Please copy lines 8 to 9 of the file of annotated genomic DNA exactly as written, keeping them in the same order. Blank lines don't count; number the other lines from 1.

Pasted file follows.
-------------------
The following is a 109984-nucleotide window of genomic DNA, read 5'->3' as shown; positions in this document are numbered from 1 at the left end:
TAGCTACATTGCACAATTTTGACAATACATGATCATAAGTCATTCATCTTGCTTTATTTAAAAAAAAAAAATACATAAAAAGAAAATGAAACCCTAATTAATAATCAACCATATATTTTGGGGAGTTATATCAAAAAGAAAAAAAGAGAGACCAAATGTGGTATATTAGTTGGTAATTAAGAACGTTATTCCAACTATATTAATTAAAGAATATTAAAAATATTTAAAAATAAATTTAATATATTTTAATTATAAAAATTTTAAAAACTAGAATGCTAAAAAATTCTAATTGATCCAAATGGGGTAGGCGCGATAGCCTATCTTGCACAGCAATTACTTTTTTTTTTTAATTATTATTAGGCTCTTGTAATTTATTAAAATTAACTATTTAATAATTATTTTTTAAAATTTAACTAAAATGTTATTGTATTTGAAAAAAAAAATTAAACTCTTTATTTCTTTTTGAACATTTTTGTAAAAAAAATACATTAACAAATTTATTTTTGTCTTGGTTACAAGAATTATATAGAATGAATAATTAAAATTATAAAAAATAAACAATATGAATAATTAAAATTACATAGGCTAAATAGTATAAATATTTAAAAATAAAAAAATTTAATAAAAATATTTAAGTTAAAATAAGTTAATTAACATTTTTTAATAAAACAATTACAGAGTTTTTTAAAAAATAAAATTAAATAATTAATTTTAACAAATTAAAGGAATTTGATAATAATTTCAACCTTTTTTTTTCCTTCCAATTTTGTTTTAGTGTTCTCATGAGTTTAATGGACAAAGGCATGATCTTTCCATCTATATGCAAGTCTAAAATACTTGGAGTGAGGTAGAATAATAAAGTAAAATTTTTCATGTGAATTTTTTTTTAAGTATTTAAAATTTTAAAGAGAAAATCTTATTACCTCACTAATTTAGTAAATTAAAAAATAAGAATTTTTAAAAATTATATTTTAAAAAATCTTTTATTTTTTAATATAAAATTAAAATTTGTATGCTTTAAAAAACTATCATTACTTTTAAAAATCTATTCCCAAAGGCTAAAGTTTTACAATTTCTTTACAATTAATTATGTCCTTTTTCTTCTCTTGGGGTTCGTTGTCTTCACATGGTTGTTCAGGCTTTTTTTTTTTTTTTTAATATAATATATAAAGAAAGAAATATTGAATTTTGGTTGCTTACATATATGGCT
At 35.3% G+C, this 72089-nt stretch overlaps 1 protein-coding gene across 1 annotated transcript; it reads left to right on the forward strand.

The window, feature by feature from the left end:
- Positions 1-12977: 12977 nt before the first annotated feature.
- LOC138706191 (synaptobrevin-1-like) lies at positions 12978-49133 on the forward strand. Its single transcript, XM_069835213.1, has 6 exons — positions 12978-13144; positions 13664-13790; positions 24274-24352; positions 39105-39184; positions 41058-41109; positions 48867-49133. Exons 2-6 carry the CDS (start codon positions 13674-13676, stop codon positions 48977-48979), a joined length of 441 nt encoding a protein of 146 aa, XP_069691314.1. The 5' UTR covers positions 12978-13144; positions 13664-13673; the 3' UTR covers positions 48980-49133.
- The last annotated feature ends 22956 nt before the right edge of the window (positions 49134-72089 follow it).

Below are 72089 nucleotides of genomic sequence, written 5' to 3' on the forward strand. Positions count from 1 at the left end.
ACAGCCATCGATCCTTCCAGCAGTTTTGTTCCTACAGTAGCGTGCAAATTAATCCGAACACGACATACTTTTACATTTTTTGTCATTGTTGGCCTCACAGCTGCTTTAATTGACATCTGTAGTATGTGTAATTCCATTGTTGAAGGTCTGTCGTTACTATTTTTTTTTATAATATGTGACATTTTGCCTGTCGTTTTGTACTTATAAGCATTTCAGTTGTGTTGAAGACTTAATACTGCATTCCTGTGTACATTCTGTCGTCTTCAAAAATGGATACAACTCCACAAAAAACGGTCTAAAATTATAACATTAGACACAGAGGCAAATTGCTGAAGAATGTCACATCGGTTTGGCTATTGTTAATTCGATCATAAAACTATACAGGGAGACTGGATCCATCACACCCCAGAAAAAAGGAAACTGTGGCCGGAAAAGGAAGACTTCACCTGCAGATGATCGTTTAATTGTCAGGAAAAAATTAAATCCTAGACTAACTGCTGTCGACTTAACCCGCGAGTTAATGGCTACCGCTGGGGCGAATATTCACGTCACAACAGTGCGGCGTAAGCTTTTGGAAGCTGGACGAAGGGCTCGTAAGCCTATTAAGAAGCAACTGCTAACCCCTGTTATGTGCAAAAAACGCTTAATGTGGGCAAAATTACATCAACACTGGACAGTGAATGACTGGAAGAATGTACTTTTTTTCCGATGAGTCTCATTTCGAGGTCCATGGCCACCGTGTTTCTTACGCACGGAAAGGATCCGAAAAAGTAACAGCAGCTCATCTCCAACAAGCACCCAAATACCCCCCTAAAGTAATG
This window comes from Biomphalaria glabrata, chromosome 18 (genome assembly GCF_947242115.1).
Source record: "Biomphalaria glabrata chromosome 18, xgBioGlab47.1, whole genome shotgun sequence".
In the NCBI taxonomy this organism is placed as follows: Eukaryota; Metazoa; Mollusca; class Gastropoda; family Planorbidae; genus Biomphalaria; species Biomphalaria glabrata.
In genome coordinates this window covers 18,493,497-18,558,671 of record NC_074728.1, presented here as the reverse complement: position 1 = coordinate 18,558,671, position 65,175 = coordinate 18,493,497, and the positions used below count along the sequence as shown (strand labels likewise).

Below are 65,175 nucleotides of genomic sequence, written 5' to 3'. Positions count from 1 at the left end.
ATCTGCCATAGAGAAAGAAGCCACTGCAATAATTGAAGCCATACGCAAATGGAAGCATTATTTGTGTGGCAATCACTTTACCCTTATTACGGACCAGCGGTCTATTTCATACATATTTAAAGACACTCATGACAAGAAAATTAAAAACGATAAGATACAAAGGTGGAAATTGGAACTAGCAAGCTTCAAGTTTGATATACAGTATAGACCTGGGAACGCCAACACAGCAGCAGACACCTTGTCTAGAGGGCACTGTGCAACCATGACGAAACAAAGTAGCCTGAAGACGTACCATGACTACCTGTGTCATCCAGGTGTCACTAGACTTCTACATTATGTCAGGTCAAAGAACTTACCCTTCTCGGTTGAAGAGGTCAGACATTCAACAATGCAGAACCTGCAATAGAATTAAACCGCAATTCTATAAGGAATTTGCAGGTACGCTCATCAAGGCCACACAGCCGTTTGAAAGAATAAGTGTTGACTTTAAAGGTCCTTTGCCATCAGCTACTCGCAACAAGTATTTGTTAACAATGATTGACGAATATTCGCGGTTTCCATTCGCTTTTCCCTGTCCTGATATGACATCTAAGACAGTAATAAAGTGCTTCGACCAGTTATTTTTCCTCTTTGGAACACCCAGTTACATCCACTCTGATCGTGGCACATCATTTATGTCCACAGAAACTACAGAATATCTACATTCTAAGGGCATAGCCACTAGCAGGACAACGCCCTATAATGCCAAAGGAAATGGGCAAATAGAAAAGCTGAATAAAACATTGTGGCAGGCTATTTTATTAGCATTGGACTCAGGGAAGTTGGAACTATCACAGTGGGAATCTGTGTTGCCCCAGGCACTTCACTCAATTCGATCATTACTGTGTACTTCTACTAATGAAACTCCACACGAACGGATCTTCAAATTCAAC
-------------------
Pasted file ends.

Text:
Below are 72089 nucleotides of genomic sequence, written 5' to 3' on the forward strand. Positions count from 1 at the left end.
ACAGCCATCGATCCTTCCAGCAGTTTTGTTCCTACAGTAGCGTGCAAATTAATCCGAACACGACATACTTTTACATTTTTTGTCATTGTTGGCCTCACAGCTGCTTTAATTGACATCTGTAGTATGTGTAATTCCATTGTTGAAGGTCTGTCGTTACTATTTTTTTTTATAATATGTGACATTTTGCCTGTCGTTTTGTACTTATAAGCATTTCAGTTGTGTTGAAGACTTAATACTGCATTCCTGTGTACATTCTGTCGTCTTCAAAAATGGATACAACTCCACAAAAAACGGTCTAAAATTATAACATTAGACACAGAGGCAAATTGCTGAAGAATGTCACATCGGTTTGGCTATTGTTAATTCGATCATAAAACTATACAGGGAGACTGGATCCATCACACCCCAGAAAAAAGGAAACTGTGGCCGGAAAAGGAAGACTTCACCTGCAGATGATCGTTTAATTGTCAGGAAAAAATTAAATCCTAGACTAACTGCTGTCGACTTAACCCGCGAGTTAATGGCTACCGCTGGGGCGAATATTCACGTCACAACAGTGCGGCGTAAGCTTTTGGAAGCTGGACGAAGGGCTCGTAAGCCTATTAAGAAGCAACTGCTAACCCCTGTTATGTGCAAAAAACGCTTAATGTGGGCAAAATTACATCAACACTGGACAGTGAATGACTGGAAGAATGTACTTTTTTTCCGATGAGTCTCATTTCGAGGTCCATGGCCACCGTGTTTCTTACGCACGGAAAGGATCCGAAAAAGTAACAGCAGCTCATCTCCAACAAGCACCCAAATACCCCCCTAAAGTAATG